I received a Bachelor’s in Politics and Government from the University of Hartford in 2010. I received a Master’s in Government and Politics from the University of Maryland, College Park in 2013. I have recently advanced to candidacy and continue work on my dissertation, “The Road Home: Executive Constraints, Post-Conflict Displacement, and Returnees”. My expected date of completion is May of 2016.
My field of focus is Comparative Politics. My work - while theoretically influenced - is quantitative. I am experienced with advanced regression and maximum likelihood estimation. I work primarily with Stata, but I am also experienced in SPSS and R.
My research focuses on post-conflict state building and durable solutions to displacement. I am very interested in how post-conflict political and security institutions affect the conditions and livelihoods of everyday people living in post-conflict areas. In addition to explaining how such processes work, I hope that my work can help to improve such livelihoods.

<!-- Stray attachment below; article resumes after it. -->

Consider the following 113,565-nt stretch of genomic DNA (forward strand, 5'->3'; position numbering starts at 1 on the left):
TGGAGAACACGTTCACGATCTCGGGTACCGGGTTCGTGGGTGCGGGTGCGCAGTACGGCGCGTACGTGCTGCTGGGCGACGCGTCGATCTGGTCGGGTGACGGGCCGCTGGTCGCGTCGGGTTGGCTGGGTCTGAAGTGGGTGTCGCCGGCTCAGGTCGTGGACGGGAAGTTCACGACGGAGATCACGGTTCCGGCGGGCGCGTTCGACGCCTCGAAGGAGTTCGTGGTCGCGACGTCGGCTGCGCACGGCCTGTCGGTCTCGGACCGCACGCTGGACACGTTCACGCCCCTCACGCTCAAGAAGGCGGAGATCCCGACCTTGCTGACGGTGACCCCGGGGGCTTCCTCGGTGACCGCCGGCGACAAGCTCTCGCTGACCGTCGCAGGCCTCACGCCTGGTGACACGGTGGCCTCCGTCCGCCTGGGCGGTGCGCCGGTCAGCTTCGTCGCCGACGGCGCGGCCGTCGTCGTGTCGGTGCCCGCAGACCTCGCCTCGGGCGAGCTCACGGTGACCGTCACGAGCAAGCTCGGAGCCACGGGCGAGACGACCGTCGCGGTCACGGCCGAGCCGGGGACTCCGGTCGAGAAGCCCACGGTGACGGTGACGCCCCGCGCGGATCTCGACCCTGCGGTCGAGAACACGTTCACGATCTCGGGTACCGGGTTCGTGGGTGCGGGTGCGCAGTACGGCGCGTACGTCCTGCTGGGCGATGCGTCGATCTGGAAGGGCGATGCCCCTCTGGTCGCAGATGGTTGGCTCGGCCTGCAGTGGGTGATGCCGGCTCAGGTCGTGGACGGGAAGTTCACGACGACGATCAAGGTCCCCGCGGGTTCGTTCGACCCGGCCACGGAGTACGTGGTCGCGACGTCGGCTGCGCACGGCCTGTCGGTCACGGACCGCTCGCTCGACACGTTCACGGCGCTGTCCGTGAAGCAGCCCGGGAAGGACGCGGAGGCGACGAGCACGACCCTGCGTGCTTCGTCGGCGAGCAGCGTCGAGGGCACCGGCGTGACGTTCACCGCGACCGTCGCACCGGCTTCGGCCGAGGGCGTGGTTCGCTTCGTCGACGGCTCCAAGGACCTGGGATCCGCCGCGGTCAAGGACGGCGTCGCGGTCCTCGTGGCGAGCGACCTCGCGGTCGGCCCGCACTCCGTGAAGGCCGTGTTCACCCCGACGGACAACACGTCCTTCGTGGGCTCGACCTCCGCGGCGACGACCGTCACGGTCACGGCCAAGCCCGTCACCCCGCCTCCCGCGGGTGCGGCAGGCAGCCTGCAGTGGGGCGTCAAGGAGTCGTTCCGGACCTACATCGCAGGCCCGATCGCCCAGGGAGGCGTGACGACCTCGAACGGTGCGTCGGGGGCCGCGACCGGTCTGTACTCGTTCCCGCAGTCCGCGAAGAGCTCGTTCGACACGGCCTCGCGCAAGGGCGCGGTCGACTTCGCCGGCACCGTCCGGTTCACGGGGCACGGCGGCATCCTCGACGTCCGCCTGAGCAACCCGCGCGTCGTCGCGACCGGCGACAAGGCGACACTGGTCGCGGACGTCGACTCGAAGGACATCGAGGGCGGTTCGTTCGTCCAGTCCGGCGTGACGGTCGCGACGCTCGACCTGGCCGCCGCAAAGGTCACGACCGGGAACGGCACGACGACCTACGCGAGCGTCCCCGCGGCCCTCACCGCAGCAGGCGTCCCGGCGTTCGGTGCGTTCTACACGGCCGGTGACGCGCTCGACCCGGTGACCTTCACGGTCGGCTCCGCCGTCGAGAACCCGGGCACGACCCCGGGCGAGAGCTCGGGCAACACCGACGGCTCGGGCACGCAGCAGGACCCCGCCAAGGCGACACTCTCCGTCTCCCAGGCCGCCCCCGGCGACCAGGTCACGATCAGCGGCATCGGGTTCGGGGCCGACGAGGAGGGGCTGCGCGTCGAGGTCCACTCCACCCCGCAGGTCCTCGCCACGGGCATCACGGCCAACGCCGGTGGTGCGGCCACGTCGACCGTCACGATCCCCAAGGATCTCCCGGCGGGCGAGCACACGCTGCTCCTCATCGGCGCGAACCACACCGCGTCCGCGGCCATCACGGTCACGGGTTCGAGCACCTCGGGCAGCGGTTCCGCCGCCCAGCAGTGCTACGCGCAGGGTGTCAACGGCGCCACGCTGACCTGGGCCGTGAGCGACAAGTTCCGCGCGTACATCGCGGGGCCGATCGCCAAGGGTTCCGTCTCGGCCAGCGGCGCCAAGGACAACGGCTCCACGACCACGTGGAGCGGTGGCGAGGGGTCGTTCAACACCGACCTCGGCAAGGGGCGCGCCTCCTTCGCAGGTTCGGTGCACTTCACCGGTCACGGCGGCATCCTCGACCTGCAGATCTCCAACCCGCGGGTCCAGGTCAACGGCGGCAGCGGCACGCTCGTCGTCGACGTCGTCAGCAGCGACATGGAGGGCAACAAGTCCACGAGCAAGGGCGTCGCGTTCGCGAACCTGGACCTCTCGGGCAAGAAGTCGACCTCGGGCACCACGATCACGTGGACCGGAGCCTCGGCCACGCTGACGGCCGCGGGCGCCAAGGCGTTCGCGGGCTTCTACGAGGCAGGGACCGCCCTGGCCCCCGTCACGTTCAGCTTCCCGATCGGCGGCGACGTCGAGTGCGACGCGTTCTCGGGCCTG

As a graduate student at Maryland, I presented my research at the New England Political Science Association’s annual conference. I served as the political theory field representative in the graduate student association. I served as a teaching assistant for courses such as Introduction to Political Theory, Law and Society, and Introduction to Quantitative Research Methods. I have coded for the Mediating Intrastate Crises Project as a research assistant for Dr. Jonathan Wilkenfeld. I have also had the opportunity to create and teach an online summer course in Political Theory.
Areas of Interest
- Post-Conflict State Building
- Refugees and Internal Displacement
Degree TypeMADegree DetailsUniversity of Maryland, Government and Politics, 2013
Degree TypeBADegree DetailsUniversity of Hartford, Politics and Government, 2010
- Comparative Politics